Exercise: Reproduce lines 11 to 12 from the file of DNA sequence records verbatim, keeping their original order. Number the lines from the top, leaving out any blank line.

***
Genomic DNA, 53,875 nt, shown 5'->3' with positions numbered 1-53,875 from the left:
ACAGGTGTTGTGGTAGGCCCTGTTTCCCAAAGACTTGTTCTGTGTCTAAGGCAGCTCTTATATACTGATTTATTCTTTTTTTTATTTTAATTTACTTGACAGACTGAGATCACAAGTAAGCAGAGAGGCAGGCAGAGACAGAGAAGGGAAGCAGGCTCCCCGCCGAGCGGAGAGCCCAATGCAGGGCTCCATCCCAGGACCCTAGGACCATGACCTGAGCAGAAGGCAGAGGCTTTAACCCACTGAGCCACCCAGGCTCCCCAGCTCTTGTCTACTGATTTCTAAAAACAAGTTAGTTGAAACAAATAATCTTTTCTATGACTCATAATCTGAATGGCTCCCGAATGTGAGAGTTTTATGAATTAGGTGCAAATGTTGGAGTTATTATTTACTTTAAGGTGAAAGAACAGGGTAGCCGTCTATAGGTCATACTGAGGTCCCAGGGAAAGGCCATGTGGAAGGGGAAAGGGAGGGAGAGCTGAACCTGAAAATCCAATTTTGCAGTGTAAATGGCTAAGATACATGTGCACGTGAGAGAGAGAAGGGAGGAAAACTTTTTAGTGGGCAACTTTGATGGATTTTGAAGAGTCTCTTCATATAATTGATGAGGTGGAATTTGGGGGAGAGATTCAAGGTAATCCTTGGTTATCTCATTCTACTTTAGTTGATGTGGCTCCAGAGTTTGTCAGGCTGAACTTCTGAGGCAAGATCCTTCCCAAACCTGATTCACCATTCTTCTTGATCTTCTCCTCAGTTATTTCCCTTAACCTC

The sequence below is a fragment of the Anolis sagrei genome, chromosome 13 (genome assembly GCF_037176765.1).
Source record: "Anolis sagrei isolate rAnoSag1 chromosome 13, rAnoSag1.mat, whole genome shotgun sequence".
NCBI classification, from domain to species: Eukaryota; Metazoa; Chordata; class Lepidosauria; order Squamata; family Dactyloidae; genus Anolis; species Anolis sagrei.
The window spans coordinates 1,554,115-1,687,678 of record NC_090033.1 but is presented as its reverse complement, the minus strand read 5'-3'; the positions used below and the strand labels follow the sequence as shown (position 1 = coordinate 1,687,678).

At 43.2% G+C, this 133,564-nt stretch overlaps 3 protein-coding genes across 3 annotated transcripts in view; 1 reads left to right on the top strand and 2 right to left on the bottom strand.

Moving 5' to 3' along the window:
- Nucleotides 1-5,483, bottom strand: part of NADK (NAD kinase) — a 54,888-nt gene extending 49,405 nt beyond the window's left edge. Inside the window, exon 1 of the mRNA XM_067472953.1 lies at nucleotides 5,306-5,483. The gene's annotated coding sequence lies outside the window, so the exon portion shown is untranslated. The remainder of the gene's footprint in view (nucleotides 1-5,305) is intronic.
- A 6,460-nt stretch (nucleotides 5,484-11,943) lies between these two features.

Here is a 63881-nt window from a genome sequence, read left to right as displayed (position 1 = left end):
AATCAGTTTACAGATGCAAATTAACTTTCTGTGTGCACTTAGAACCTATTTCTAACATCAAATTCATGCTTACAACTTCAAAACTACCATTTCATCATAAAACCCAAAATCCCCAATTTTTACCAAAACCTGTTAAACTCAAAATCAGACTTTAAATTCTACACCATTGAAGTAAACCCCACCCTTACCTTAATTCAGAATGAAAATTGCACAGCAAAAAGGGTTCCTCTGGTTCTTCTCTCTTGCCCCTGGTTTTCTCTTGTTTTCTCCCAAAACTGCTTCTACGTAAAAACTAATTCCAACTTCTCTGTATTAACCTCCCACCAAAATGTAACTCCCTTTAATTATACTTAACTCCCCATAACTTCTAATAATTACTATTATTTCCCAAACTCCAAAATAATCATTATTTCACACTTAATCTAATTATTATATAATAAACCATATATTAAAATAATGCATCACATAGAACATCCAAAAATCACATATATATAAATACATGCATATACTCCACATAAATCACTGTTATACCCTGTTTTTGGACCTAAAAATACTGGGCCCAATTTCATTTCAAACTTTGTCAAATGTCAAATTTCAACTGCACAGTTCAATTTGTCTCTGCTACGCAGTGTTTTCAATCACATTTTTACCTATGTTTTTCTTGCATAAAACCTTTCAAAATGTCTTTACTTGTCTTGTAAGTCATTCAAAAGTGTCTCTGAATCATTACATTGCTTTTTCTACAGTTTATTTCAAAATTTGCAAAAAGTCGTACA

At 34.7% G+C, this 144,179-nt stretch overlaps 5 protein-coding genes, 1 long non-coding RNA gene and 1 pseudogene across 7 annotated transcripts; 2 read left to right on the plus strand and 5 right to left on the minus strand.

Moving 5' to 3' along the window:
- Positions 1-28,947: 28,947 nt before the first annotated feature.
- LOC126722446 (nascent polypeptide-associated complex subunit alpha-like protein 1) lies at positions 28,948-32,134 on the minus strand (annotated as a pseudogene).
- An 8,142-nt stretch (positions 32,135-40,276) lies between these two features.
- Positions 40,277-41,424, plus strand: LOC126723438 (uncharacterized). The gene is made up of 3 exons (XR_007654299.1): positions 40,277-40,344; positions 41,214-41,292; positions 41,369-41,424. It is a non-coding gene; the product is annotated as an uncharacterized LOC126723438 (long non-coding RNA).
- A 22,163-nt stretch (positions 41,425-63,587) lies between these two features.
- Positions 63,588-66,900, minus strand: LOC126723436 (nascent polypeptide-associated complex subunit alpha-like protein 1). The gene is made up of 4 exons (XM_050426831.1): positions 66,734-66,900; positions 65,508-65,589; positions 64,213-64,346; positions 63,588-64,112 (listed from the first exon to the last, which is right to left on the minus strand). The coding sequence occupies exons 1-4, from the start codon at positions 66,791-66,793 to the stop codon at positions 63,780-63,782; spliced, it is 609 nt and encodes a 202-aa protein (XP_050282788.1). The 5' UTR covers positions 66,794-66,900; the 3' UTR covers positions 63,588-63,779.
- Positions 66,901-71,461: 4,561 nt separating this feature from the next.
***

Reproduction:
Here is a 63881-nt window from a genome sequence, read left to right as displayed (position 1 = left end):
AATCAGTTTACAGATGCAAATTAACTTTCTGTGTGCACTTAGAACCTATTTCTAACATCAAATTCATGCTTACAACTTCAAAACTACCATTTCATCATAAAACCCAAAATCCCCAATTTTTACCAAAACCTGTTAAACTCAAAATCAGACTTTAAATTCTACACCATTGAAGTAAACCCCACCCTTACCTTAATTCAGAATGAAAATTGCACAGCAAAAAGGGTTCCTCTGGTTCTTCTCTCTTGCCCCTGGTTTTCTCTTGTTTTCTCCCAAAACTGCTTCTACGTAAAAACTAATTCCAACTTCTCTGTATTAACCTCCCACCAAAATGTAACTCCCTTTAATTATACTTAACTCCCCATAACTTCTAATAATTACTATTATTTCCCAAACTCCAAAATAATCATTATTTCACACTTAATCTAATTATTATATAATAAACCATATATTAAAATAATGCATCACATAGAACATCCAAAAATCACATATATATAAATACATGCATATACTCCACATAAATCACTGTTATACCCTGTTTTTGGACCTAAAAATACTGGGCCCAATTTCATTTCAAACTTTGTCAAATGTCAAATTTCAACTGCACAGTTCAATTTGTCTCTGCTACGCAGTGTTTTCAATCACATTTTTACCTATGTTTTTCTTGCATAAAACCTTTCAAAATGTCTTTACTTGTCTTGTAAGTCATTCAAAAGTGTCTCTGAATCATTACATTGCTTTTTCTACAGTTTATTTCAAAATTTGCAAAAAGTCGTACA